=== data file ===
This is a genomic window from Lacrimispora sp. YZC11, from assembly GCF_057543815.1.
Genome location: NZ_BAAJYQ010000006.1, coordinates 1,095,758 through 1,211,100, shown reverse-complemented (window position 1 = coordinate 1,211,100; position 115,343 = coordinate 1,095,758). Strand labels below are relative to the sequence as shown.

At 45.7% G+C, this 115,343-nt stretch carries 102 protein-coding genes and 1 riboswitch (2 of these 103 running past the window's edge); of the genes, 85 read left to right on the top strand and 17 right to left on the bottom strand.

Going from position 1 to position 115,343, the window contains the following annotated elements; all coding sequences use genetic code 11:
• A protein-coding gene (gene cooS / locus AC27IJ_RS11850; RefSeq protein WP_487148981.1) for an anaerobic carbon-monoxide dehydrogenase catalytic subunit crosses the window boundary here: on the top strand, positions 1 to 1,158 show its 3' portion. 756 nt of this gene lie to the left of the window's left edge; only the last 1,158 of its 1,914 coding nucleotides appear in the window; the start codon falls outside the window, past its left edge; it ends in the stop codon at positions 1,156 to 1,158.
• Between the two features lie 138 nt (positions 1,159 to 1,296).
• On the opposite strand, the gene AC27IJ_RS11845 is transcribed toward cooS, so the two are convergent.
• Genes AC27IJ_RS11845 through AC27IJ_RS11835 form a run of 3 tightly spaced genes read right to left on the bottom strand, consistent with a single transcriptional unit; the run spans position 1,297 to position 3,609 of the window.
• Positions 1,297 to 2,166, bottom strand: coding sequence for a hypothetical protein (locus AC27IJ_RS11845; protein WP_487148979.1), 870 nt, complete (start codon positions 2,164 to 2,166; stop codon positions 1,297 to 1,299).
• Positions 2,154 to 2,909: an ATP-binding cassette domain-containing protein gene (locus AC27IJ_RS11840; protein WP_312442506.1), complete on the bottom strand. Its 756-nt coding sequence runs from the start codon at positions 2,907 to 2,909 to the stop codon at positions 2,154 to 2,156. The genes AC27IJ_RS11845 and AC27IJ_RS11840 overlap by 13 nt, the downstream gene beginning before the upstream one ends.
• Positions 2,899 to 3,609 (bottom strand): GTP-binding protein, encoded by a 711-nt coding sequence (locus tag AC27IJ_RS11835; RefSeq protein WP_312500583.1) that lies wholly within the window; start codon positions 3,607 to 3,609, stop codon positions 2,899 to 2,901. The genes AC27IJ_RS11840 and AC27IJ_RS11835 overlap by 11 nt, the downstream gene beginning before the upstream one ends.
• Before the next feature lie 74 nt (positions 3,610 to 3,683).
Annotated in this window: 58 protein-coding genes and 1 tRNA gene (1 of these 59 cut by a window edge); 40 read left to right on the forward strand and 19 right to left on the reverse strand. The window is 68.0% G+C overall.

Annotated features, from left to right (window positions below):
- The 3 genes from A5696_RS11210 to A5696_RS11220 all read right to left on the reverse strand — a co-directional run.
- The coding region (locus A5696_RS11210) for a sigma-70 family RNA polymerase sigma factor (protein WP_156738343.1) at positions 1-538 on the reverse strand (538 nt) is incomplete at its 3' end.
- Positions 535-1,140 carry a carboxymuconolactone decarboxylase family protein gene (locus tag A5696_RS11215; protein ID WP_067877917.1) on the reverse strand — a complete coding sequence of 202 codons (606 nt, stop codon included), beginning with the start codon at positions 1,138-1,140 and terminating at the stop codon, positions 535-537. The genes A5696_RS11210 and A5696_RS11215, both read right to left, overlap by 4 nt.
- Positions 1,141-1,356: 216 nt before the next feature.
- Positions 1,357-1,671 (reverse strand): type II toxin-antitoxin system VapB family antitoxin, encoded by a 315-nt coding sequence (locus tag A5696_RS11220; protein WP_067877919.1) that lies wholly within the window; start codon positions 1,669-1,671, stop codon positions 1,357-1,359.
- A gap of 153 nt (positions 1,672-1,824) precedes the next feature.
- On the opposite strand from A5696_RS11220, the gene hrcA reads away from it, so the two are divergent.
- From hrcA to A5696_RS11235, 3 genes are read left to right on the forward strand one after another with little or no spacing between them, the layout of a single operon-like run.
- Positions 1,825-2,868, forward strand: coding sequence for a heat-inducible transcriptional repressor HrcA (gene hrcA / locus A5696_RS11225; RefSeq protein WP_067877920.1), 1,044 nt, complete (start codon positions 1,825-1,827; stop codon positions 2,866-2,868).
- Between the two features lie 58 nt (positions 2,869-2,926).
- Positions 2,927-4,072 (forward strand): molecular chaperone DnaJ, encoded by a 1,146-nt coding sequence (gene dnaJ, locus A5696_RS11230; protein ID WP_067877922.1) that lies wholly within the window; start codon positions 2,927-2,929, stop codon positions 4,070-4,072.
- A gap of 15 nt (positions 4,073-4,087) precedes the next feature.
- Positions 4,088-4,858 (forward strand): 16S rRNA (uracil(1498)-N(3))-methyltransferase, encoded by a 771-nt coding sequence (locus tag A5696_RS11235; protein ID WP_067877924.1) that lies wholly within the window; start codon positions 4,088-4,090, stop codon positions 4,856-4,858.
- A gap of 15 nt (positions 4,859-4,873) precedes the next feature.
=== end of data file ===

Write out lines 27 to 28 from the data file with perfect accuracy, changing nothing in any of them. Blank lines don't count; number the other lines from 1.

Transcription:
- Positions 4,088-4,858 (forward strand): 16S rRNA (uracil(1498)-N(3))-methyltransferase, encoded by a 771-nt coding sequence (locus tag A5696_RS11235; protein ID WP_067877924.1) that lies wholly within the window; start codon positions 4,088-4,090, stop codon positions 4,856-4,858.
- A gap of 15 nt (positions 4,859-4,873) precedes the next feature.